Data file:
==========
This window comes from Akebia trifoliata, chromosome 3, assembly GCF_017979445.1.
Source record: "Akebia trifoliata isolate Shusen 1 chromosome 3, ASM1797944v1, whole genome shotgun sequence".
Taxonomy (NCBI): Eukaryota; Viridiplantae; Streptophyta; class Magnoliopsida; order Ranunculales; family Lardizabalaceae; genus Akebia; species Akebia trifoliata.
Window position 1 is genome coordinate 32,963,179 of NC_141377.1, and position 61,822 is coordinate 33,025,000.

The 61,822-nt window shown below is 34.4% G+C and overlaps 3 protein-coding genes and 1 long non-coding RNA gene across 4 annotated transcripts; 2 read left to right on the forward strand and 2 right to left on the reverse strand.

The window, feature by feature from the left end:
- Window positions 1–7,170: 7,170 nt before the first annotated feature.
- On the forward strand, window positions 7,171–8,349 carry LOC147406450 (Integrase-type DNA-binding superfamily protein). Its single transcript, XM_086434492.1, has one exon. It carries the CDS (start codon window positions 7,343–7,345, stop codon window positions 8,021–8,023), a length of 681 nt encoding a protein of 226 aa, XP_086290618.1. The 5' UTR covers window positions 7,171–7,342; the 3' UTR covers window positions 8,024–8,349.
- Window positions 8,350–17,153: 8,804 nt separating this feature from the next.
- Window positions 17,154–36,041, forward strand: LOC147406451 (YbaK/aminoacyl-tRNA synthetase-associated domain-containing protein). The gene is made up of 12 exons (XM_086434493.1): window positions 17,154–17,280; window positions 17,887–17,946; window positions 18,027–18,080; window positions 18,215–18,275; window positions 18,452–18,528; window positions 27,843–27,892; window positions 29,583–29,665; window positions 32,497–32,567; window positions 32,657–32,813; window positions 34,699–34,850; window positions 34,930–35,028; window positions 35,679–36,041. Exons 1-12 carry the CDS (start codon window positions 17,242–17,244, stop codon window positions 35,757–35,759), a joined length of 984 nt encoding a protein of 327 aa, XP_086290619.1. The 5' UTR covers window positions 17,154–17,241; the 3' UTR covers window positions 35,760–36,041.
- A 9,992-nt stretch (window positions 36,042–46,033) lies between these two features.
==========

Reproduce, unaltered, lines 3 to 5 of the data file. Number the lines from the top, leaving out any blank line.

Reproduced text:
Taxonomy (NCBI): Eukaryota; Viridiplantae; Streptophyta; class Magnoliopsida; order Ranunculales; family Lardizabalaceae; genus Akebia; species Akebia trifoliata.
Window position 1 is genome coordinate 32,963,179 of NC_141377.1, and position 61,822 is coordinate 33,025,000.

The 61,822-nt window shown below is 34.4% G+C and overlaps 3 protein-coding genes and 1 long non-coding RNA gene across 4 annotated transcripts; 2 read left to right on the forward strand and 2 right to left on the reverse strand.